There has been a global surge in measles cases, with an uptick in the United States and four continents. According to a UNICEF report, 10 different countries — Brazil, France, Madagascar, the Philippines, Serbia, Sudan, Thailand, Ukraine, Venezuela and Yemen — currently account for nearly three-quarters of the increase of measles cases worldwide.

A total of 98 countries confirmed more cases of measles in 2018 compared to the previous year.

Ukraine has had the highest increase of measles outbreaks, with a count of 30,338 individual cases between 2017 and 2018, followed by the Philippines with 13,192 cases and Brazil with 10,262 cases.

From the start of 2019 to Feb. 21, there have been 159 measles cases in 10 U.S. states — California, Colorado, Connecticut, Georgia, Illinois, Kentucky, New York, Oregon, Texas and Washington — according to Centers for Disease Control and Prevention.

There have also been reports of measles outbreaks in Washington, D.C., and the New York metropolitan area. The majority of cases reported were children who were not vaccinated against the disease. Outbreaks were also reported in Portland, considered an "anti-vax hotspot."

Measles, a very contagious disease caused by a virus, infects the upper respiratory tract and then spreads throughout the body. Its symptoms include a runny nose, cough, red and watery eyes, small white spots on the inner cheek that appear in the initial days of the disease and a red rash that usually appears on the face and the upper neck.

Complications that can arise include pneumonia and brain swelling, the latter of which can lead to seizures, intellectual disability, or deafness. The most serious complications occur for those under the age of 5 and over the age of 30. 

UNICEF's website states that 367 children die from measles every day. The Centers for Disease Control and Prevention reports that for every 1,000 children who contract measles, 1 or 2 will die from it.

The World Health Organization estimates that approximately 21.1 million deaths have been prevented from the disease since 2000 due to the measles vaccine. Before the introduction of the vaccine in 1963, major epidemics occurred every 2-to-3 years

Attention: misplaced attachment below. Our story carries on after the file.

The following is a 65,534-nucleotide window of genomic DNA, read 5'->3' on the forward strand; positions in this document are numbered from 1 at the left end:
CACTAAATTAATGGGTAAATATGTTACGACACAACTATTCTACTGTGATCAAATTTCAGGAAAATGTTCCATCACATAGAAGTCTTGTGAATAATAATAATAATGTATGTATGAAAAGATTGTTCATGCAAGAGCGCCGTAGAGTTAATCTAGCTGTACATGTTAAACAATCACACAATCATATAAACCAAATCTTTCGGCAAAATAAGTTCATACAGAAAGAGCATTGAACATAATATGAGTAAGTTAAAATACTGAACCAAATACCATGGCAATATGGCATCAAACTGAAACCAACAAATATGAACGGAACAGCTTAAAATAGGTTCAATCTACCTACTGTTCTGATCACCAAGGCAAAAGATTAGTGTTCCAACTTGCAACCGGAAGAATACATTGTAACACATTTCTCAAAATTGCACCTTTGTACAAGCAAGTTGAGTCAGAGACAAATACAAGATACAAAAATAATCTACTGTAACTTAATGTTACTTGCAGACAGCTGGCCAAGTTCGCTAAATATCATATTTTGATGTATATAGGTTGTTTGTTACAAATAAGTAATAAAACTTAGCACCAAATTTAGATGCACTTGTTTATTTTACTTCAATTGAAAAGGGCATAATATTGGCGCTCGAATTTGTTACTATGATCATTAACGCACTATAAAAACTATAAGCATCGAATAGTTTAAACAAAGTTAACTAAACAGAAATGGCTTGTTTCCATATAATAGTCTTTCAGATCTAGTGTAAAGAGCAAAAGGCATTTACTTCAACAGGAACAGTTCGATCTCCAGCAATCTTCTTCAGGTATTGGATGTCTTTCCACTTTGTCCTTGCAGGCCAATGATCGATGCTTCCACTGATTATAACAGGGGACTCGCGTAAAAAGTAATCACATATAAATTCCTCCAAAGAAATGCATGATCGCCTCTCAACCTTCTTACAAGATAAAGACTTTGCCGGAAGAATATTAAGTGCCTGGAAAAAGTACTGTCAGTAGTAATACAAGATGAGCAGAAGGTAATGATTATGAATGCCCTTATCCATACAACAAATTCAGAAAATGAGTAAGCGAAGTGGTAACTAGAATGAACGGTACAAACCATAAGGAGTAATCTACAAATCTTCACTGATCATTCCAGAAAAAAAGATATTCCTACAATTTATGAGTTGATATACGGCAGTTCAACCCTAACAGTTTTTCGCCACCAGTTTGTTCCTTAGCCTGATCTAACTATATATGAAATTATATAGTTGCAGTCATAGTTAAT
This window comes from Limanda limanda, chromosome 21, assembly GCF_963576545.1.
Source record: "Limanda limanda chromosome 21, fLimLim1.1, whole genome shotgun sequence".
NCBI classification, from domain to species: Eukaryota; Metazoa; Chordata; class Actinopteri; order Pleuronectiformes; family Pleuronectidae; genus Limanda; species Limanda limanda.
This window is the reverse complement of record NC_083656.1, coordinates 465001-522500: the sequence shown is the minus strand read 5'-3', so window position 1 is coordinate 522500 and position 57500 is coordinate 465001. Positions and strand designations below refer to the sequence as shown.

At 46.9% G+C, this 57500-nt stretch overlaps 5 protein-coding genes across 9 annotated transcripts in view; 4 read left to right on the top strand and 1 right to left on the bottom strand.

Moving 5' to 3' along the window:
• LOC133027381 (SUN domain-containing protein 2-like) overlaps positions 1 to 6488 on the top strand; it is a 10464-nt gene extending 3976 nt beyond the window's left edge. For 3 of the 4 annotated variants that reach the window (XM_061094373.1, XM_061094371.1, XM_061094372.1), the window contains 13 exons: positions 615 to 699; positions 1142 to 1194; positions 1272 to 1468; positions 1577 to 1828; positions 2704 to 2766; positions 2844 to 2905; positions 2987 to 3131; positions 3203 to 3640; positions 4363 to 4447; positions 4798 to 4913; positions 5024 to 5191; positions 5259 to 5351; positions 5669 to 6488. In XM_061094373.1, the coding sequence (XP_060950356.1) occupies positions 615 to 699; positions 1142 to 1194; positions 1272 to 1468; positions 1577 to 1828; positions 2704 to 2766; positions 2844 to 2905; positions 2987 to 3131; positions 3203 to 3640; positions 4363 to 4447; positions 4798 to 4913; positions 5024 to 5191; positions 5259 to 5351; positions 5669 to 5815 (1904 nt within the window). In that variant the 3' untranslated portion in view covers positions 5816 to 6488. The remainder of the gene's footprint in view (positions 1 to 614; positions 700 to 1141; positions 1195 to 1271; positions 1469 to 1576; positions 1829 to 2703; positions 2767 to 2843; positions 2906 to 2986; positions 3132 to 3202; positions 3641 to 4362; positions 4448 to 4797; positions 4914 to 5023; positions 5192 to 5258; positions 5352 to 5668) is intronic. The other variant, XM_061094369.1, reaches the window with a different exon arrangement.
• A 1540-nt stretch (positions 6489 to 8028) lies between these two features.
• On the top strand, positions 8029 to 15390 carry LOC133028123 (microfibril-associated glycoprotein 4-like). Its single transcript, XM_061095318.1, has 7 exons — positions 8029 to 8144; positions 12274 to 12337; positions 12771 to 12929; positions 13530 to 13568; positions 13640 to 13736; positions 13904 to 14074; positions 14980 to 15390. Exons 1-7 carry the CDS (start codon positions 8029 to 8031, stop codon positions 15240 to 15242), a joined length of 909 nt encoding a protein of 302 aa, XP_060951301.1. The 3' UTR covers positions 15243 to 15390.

Measles can be prevented the MMR vaccine, which protects against measles, mumps and rubella. UNICEF estimates that 20.3 million child deaths worldwide have been averted through measles vaccinations.

In 2015, approximately 85 percent of children globally were immunized with merely one dose of the vaccine.

"This is a wake-up call. We have a safe, effective and inexpensive vaccine against a highly contagious disease — a vaccine that has saved almost a million lives every year over the last two decades," said UNICEF Executive Director Henrietta Fore in a statement.

"These cases haven't happened overnight. Just as the serious outbreaks we are seeing today took hold in 2018, lack of action today will have disastrous consequences for children tomorrow," she added.

Rep. Adam Schiff of California has pressured Amazon about allowing the spread of misinformation about vaccinations, such as the debunked myth that they cause autism.  

"Almost all of these cases are preventable, and yet children are getting infected even in places where there is simply no excuse," stated Fore, who alluded to anti-vaxxers as a primary cause for the uptick.

"Measles may be the disease, but, all too often, the real infection is misinformation, mistrust and complacency. We must do more to accurately inform every parent, to help us safely vaccinate every child."